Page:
There are more interesting articles, commentaries and analyst reports on the Web every week than anyone could read in a month.
Each Saturday morning I like to share some of the ones I’ve read during the week.
So pour yourself a mug of strong brew and get ready for some weekend reading ….and please forward to your friends by clicking a social link buttons on the left.
The REIWA tells it like it is
David Airey, president of the REIWA explained that the institute prides itself in ‘telling it like it is’, contrary to the cynical perception that many members of the public often have towards agents.
The fact is the Western Australian property market is very cyclical (usually counter-cyclical to the east coast), and very closely linked to the fortunes of the mining and resources sector. That has taken a dive, with as many as 25,000 jobs having gone in the last year.
After solid market growth through 2005 – 2007, market correction and the global financial crisis in 2008, followed by full market recovery in 2009, the WA housing market has bumped along for the last five years with modest growth and patchy sub-markets. First home buyers have been very active.
However, we are now facing a year in which our population growth rate is slowing, consumer sentiment is weak, job losses continue, people are moving house less often and a significant number of new dwellings are coming to market or planned for next year.
What’s a hipster suburb? | Huge apartment oversupply looming for Melbourne | Supercharge your portfolio’s growth | 5 tips that could trim years of your mortgage
- According to Bernard Salt, demographer and partner at KPMG, hipsters are market leaders. Keiran Clair sets out to describe the hipster with Bernard’s help.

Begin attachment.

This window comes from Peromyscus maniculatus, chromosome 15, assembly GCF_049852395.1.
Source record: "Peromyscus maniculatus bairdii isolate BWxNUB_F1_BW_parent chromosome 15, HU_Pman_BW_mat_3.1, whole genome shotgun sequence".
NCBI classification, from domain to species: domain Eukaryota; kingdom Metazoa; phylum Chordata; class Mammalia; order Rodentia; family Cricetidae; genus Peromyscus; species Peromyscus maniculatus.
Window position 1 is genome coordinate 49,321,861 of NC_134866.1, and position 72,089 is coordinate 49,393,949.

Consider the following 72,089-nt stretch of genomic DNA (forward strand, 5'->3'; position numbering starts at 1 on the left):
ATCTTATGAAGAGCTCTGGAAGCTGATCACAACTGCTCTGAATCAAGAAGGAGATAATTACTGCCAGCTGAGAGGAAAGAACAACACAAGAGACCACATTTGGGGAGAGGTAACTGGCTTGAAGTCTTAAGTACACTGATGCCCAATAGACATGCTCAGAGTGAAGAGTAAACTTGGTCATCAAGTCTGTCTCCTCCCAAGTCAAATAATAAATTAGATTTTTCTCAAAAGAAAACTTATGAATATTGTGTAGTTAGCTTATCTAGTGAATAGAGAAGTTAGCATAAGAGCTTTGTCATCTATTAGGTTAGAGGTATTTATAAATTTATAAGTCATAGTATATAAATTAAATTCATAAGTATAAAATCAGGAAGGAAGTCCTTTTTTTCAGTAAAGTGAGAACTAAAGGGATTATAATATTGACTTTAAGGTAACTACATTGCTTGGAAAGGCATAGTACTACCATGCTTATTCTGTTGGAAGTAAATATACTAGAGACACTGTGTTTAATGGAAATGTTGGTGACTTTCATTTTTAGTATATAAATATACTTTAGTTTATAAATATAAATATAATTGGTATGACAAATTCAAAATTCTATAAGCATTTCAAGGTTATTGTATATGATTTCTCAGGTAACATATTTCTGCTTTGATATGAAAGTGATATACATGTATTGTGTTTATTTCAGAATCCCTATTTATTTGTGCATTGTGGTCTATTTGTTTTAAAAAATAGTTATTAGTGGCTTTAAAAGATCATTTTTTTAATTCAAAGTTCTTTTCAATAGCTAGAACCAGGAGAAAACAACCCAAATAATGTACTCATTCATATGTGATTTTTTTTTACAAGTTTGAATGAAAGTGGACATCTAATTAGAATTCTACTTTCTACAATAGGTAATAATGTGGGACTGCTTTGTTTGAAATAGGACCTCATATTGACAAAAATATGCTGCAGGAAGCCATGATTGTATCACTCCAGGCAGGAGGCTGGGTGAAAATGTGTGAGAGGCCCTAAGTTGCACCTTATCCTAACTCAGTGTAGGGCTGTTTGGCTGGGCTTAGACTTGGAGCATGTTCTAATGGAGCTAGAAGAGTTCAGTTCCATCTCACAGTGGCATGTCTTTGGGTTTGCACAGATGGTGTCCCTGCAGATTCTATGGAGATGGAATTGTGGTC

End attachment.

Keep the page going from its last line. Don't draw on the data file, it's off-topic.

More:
- Michael Yardney reveals the outcome of some research he has conducted on the projected unit supply in Melbourne. The figures will astound you.
- Frank Valentic, who’s a judge in the current series of the Block , talks about fast-tracking a portfolio and gives us some “super charge ideas” to manufacture growth.
- In a 2 part series in this weeks show, Andrew Mirams gives us some tips on taking advantage of the low interest rates. 5 tips that could save you thousands and trim years of your mortgage.
- In another success story, Paul Simpson tells us about the trial and tribulations of splitting a block in Townsville and making a tidy profit.
Is the RBA preparing us for the next round of price rises
Yesterday the Reserve Bank’s Monetary Policy Decision Statement noted that “further easing of policy may be appropriate in the period ahead.”
Today, the RBA released its Chart Packs updated to 2 April 2015 which revealed another insight into the lines of thinking at Martin Place.
Previously the “Housing Prices” chart in the Reserve Bank’s Chart Packs have been presented using a linear or arithmetic scale, with prices spaced equidistantly.
On a linear scale, housing prices in Sydney were seen to be galloping towards the top of the chart.
In this month’s Chart Packs, however, the Reserve Bank has shifted seamlessly to a log scale, whereby equal percentage changes in housing prices are plotted as the same vertical distance on the scale.
On such a logarithmic price scale, therefore, the vertical distance between $750,000 and $850,000 (approximately a 14 per cent increase) is more than 50 per cent shorter than the distance between $450,000 and $550,000 (approximately a 22 per cent increase).
Naturally enough, this has the effect of appearing to dampen the line on the chart which denotes housing prices in Sydney.
Clearly this is not accidental.
Property investors pinched by diminishing law of rental returns
The Australian reports that investor activity in property markets across major cities is expected to slow as rental returns are squeezed and capital gains slow.
The Reserve Bank of Australia is widely tipped to cut rates at least one more time in the coming months.
The lower interest rate is pushing more buyers into the market, according to CoreLogic RP Data, keeping Sydney auction clearance levels at record highs above 80 per cent. CoreLogic senior analyst Tim Lawless said the demand for Sydney property by investors was understandable considering the strong price growth.